Agents and landlords – what should a good inventory include?

During the check-in and check-out process of any tenancy, one of the most important pieces of documentation you will have will be your inventory.

Not only do they ensure the maintenance and good condition of a rental property, but they are also crucial for preventing deposit disputes between the landlord and tenant.

At the start of a tenancy, tenants will sign a tenancy agreement detailing the rules and regulations they must adhere to. During this time, the inventory must be conducted, agreed upon, and signed by both parties.

Throughout the tenancy, landlords should make periodic inspections to note any damage that does not correspond to the inventory report.

Finally, at check-out, landlords must compare the condition of the property to the initial inventory to identify whether any deductions will need to be made from the tenant’s deposit.

With inventories playing an absolutely vital role in any successful tenancy, it’s important to understand what they entail and which pitfalls to avoid.

Here at AIIC, using our experience as the leading association of dedicated independent inventory clerks, we provide a comprehensive breakdown below.

What should a good inventory consist of?

In layman’s terms, an inventory is a list of all the items and contents in a property, as well as a detailed record of its general condition.

Before the tenant moves in, an inventory is created to ensure the landlord can monitor the state of the property and the items/contents included throughout the tenancy, and when the tenant moves out.

A good, detailed inventory will include a full written report of condition – also known as a schedule of condition – which is a thorough documentation of the property’s interior and exterior. That includes appliances, white goods, décor, fixtures and fittings, all contents, the garden and any outbuildings.

In addition, a full list of keys (and who they’re given to), equipment serial numbers, meter readings and alarm codes should be noted down. There must also be a declaration page at the end of the inventory for signatures.

While it isn’t mandatory, taking video or photographic evidence of the state of the home is advisable – particularly in regard to expensive items. This helps to remove any doubt about the original condition of items if a tenant tries to claim no damage has been caused.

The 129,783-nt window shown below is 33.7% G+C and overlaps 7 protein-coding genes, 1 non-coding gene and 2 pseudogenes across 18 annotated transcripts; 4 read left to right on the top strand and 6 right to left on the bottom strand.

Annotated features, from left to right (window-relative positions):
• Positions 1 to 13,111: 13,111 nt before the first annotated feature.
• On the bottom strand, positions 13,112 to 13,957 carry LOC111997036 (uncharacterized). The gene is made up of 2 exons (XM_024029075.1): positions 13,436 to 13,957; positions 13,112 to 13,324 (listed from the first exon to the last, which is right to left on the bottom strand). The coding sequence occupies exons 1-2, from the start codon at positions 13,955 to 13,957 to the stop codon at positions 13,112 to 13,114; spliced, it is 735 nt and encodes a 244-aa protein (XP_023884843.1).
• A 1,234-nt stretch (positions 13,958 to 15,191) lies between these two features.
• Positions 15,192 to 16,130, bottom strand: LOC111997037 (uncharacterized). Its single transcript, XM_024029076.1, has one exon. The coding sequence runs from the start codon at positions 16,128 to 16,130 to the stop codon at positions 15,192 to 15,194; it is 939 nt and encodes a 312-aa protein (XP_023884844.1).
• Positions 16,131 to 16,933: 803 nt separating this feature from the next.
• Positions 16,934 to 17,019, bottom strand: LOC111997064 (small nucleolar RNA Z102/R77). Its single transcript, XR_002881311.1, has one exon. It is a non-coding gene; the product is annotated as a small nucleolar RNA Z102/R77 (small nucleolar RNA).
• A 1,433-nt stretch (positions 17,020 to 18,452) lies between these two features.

Who compiles an inventory?

A comprehensive inventory requires time, effort, and skill, and should be unbiased and compiled to a rigorous, professional standard.

While an inventory can be crafted by the landlord, it is common to appoint an independent inventory clerk to do the job.

An inventory clerk who will offer an impartial, specialised service must be AIIC-vetted to guarantee peace of mind.

As an association, AIIC are committed to excellence and professionalism in the inventory process. Our efficient members work hard to avoid unnecessary costs and legal disputes – ensuring every party is aware of its responsibilities.

By appointing an AIIC-vetted inventory clerk with specialist knowledge, landlords can have confidence that everyone is legally protected and abiding by the necessary regulations.

Another alternative is for the letting agent to carry out the inventory. This could include the arranging of inventories and the management of the check-in process, quarterly inspections and overseeing the check-out process.

What happens at check-out?

At the end of a tenancy, a final inventory check should be passed as tenants move out. This is when landlords compare the two reports to see what, if anything, to deduct from their deposit.

The tenant must be present during check-out to run through the inventory piece by piece, and both parties should agree on any discrepancies before their deposit is returned. If anything is missing or has been damaged, calculations should be made as to how much it will cost for replacements/repairs.

An independent inventory clerk will mark on the check-out report whether they consider any damage or deterioration to be the landlord’s or the tenant’s responsibility. This should make it easier to decide if deductions need to be taken from the deposit.

On those rare occasions where there isn’t agreement between both parties, a third party may need to be brought in to mediate – this might be the letting agent or a tenancy deposit dispute service.

This, however, should always be a last resort, and all other avenues should be exhausted before taking this route. If the damage is clear, most tenants are likely to play ball. Still, the tenant must be made aware in writing what they owe and how much will be taken from their deposit as a result.

As an agent or landlord, you want to protect your investments and establish smooth transitions from one tenant to the next. Here at AIIC, we are dedicated to promoting the highest possible standards of accuracy and reliability in the inventory process and have been endorsing high levels of professionalism in the inventory business since 1996.

It is our mission to ensure proper information and training is provided and our bank of highly skilled members will provide the best possible service. For more information, please contact us or search for your local AIIC member clerk now.

You can also download a copy of our Code of Practice and Guidelines for Professional Practice guide here.

Published on 10/02/2022